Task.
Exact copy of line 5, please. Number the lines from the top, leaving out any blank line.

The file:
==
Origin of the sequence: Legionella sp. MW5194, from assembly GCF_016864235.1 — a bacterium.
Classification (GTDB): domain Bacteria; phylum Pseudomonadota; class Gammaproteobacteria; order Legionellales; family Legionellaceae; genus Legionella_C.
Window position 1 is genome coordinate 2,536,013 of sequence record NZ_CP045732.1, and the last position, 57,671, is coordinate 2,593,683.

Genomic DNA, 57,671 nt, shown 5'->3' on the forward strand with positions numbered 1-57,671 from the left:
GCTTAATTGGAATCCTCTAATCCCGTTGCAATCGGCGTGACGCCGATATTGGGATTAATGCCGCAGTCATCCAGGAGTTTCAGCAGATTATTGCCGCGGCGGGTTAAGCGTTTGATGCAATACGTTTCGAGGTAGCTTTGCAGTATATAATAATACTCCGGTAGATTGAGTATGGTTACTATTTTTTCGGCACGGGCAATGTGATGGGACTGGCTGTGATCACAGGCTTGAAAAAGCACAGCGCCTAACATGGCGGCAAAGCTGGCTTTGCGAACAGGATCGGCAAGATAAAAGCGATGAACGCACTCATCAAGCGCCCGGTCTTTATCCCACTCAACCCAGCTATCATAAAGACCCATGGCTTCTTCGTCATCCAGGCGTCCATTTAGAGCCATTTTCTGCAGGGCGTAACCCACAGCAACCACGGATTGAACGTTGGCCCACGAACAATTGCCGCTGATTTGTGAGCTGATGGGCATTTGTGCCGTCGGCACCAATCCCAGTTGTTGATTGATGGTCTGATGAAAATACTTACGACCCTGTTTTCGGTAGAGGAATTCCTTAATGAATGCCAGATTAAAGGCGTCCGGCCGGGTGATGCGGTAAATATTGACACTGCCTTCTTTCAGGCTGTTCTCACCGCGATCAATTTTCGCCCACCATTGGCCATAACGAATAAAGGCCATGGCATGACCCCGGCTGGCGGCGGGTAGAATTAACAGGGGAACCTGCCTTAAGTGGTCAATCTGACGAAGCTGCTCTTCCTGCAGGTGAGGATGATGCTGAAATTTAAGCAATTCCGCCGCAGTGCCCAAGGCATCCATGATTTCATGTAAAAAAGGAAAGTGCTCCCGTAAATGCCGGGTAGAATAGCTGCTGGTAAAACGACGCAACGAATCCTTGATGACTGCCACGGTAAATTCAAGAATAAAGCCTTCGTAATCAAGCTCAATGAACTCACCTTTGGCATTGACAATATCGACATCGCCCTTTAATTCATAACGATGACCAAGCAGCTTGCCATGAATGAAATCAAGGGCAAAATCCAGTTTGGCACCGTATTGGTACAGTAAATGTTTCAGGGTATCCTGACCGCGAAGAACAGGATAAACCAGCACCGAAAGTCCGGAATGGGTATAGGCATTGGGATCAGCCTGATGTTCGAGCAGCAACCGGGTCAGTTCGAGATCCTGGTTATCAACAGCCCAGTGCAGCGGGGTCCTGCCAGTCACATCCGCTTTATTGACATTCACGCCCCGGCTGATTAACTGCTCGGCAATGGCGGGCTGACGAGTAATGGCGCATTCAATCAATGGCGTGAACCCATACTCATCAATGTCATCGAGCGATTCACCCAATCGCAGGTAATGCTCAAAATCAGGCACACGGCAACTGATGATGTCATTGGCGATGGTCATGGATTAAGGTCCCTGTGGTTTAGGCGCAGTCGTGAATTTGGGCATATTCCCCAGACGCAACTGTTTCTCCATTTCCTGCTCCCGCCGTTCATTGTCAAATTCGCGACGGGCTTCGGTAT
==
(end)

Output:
GCTTAATTGGAATCCTCTAATCCCGTTGCAATCGGCGTGACGCCGATATTGGGATTAATGCCGCAGTCATCCAGGAGTTTCAGCAGATTATTGCCGCGGCGGGTTAAGCGTTTGATGCAATACGTTTCGAGGTAGCTTTGCAGTATATAATAATACTCCGGTAGATTGAGTATGGTTACTATTTTTTCGGCACGGGCAATGTGATGGGACTGGCTGTGATCACAGGCTTGAAAAAGCACAGCGCCTAACATGGCGGCAAAGCTGGCTTTGCGAACAGGATCGGCAAGATAAAAGCGATGAACGCACTCATCAAGCGCCCGGTCTTTATCCCACTCAACCCAGCTATCATAAAGACCCATGGCTTCTTCGTCATCCAGGCGTCCATTTAGAGCCATTTTCTGCAGGGCGTAACCCACAGCAACCACGGATTGAACGTTGGCCCACGAACAATTGCCGCTGATTTGTGAGCTGATGGGCATTTGTGCCGTCGGCACCAATCCCAGTTGTTGATTGATGGTCTGATGAAAATACTTACGACCCTGTTTTCGGTAGAGGAATTCCTTAATGAATGCCAGATTAAAGGCGTCCGGCCGGGTGATGCGGTAAATATTGACACTGCCTTCTTTCAGGCTGTTCTCACCGCGATCAATTTTCGCCCACCATTGGCCATAACGAATAAAGGCCATGGCATGACCCCGGCTGGCGGCGGGTAGAATTAACAGGGGAACCTGCCTTAAGTGGTCAATCTGACGAAGCTGCTCTTCCTGCAGGTGAGGATGATGCTGAAATTTAAGCAATTCCGCCGCAGTGCCCAAGGCATCCATGATTTCATGTAAAAAAGGAAAGTGCTCCCGTAAATGCCGGGTAGAATAGCTGCTGGTAAAACGACGCAACGAATCCTTGATGACTGCCACGGTAAATTCAAGAATAAAGCCTTCGTAATCAAGCTCAATGAACTCACCTTTGGCATTGACAATATCGACATCGCCCTTTAATTCATAACGATGACCAAGCAGCTTGCCATGAATGAAATCAAGGGCAAAATCCAGTTTGGCACCGTATTGGTACAGTAAATGTTTCAGGGTATCCTGACCGCGAAGAACAGGATAAACCAGCACCGAAAGTCCGGAATGGGTATAGGCATTGGGATCAGCCTGATGTTCGAGCAGCAACCGGGTCAGTTCGAGATCCTGGTTATCAACAGCCCAGTGCAGCGGGGTCCTGCCAGTCACATCCGCTTTATTGACATTCACGCCCCGGCTGATTAACTGCTCGGCAATGGCGGGCTGACGAGTAATGGCGCATTCAATCAATGGCGTGAACCCATACTCATCAATGTCATCGAGCGATTCACCCAATCGCAGGTAATGCTCAAAATCAGGCACACGGCAACTGATGATGTCATTGGCGATGGTCATGGATTAAGGTCCCTGTGGTTTAGGCGCAGTCGTGAATTTGGGCATATTCCCCAGACGCAACTGTTTCTCCATTTCCTGCTCCCGCCGTTCATTGTCAAATTCGCGACGGGCTTCGGTAT